Keep in mind that qualified intermediaries are not regulated like other financial professionals, so find out what type of insurance they have and make sure that your money and properties are protected.
Something that qualified intermediaries have in common with other financial professionals is that they do not work for free. An intermediary may be a subsidiary of a bank or a non-institutional independent professional working for themselves. Both may charge setup and administrative fees and fees related to any additional properties.
The fees and their amounts will vary depending on who you choose, so be mindful. A good rule of thumb is that the more complex the exchange, the more numerous and hefty the fees will be.
Tax Aspects to Consider
Don’t forget that the allure of the 1031 exchange is that there is no income to be taxed, as long as you do not receive any proceeds from the sale of your property. Getting your hands on proceeds from the sale before the exchange has come to fruition will likely disqualify the exchange and immediately make any capital gains taxable.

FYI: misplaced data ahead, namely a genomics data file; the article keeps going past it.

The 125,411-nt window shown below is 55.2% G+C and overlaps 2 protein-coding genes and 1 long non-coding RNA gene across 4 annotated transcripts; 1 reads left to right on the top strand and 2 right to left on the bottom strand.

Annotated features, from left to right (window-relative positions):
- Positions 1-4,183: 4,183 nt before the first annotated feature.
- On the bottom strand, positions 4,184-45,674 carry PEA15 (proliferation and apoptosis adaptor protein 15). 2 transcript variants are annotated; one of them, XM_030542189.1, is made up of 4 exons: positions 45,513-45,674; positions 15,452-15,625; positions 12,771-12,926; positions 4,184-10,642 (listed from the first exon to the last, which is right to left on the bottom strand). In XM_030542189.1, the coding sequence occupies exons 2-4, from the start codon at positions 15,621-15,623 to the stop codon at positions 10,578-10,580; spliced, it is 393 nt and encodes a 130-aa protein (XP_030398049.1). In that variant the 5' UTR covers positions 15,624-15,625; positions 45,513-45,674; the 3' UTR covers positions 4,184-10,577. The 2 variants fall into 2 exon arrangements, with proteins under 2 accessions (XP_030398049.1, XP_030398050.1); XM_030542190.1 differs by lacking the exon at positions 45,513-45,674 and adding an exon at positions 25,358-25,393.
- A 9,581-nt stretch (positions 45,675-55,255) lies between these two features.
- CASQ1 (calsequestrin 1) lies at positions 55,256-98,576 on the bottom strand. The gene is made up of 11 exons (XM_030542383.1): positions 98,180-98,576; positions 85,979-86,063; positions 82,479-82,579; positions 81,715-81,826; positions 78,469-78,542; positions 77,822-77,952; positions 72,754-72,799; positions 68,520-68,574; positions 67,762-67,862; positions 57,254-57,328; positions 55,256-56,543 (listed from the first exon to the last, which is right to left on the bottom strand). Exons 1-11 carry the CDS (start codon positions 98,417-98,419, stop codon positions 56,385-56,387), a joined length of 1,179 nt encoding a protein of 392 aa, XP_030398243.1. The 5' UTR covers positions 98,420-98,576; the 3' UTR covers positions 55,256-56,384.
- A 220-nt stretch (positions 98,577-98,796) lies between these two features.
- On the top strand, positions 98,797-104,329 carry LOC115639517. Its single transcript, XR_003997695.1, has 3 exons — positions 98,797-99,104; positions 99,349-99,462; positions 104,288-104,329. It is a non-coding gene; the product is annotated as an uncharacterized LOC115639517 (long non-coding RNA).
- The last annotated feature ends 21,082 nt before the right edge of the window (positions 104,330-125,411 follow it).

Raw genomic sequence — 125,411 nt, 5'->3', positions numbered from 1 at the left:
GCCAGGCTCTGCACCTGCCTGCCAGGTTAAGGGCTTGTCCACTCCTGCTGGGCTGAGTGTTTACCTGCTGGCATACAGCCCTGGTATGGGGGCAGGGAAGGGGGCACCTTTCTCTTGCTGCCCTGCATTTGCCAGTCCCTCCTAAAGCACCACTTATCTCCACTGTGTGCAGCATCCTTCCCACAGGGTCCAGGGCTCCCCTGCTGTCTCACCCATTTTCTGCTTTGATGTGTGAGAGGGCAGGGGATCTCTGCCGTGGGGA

You will still be required to file forms to the IRS related to the exchange, in this case the IRS Form 8824, along with your tax return.
Tax strategy and estate planning include looking into the future, often by many decades. Bear in mind that when an exchange is executed successfully, your capital gains taxes are not forgotten, they are just postponed. Sooner or later, that tax bill will come, so be prepared for it. While capital gains rates have stayed between 15 and 20 percent since 1997, they have historically been much higher, reaching almost 30 percent in the early 90s and even higher in prior decades.
While all contingencies should be outlined when estate planning, a significant benefit of participating in a 1031 exchange is that the tax deferment can be taken to the grave.
Should your heirs inherit any property received through a 1031 exchange, the value of the property is considered to be “stepped up” to the fair market value, and subsequently erases the tax deferment debt. For example, suppose you were to die having not sold a property obtained via a 1031 exchange. In that case, your heirs and or beneficiaries inherit the property at the stepped-up market value, without having to pay the deferred taxes.
A capable estate planner should be consulted if this scenario seems plausible. An astute planner can structure assets to align with how you want them distributed after death.